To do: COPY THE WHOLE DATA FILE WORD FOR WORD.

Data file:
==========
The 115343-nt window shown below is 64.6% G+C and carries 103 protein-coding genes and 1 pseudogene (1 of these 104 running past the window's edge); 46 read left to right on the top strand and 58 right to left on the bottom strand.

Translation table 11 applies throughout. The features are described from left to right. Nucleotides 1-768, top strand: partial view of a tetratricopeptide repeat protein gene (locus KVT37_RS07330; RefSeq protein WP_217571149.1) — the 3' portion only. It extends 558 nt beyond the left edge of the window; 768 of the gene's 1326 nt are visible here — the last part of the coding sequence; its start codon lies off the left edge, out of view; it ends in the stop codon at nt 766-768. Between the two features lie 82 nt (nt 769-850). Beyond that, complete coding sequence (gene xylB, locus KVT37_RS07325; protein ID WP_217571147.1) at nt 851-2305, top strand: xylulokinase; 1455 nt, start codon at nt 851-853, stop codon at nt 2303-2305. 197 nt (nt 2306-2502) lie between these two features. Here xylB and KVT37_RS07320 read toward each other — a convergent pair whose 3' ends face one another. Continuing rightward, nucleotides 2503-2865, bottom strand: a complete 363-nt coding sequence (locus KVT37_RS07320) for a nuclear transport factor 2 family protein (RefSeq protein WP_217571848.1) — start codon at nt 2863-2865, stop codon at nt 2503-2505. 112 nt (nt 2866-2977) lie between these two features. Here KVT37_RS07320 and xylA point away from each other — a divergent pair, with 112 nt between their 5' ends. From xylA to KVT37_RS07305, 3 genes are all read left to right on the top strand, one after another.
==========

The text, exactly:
The 115343-nt window shown below is 64.6% G+C and carries 103 protein-coding genes and 1 pseudogene (1 of these 104 running past the window's edge); 46 read left to right on the top strand and 58 right to left on the bottom strand.

Translation table 11 applies throughout. The features are described from left to right. Nucleotides 1-768, top strand: partial view of a tetratricopeptide repeat protein gene (locus KVT37_RS07330; RefSeq protein WP_217571149.1) — the 3' portion only. It extends 558 nt beyond the left edge of the window; 768 of the gene's 1326 nt are visible here — the last part of the coding sequence; its start codon lies off the left edge, out of view; it ends in the stop codon at nt 766-768. Between the two features lie 82 nt (nt 769-850). Beyond that, complete coding sequence (gene xylB, locus KVT37_RS07325; protein ID WP_217571147.1) at nt 851-2305, top strand: xylulokinase; 1455 nt, start codon at nt 851-853, stop codon at nt 2303-2305. 197 nt (nt 2306-2502) lie between these two features. Here xylB and KVT37_RS07320 read toward each other — a convergent pair whose 3' ends face one another. Continuing rightward, nucleotides 2503-2865, bottom strand: a complete 363-nt coding sequence (locus KVT37_RS07320) for a nuclear transport factor 2 family protein (RefSeq protein WP_217571848.1) — start codon at nt 2863-2865, stop codon at nt 2503-2505. 112 nt (nt 2866-2977) lie between these two features. Here KVT37_RS07320 and xylA point away from each other — a divergent pair, with 112 nt between their 5' ends. From xylA to KVT37_RS07305, 3 genes are all read left to right on the top strand, one after another.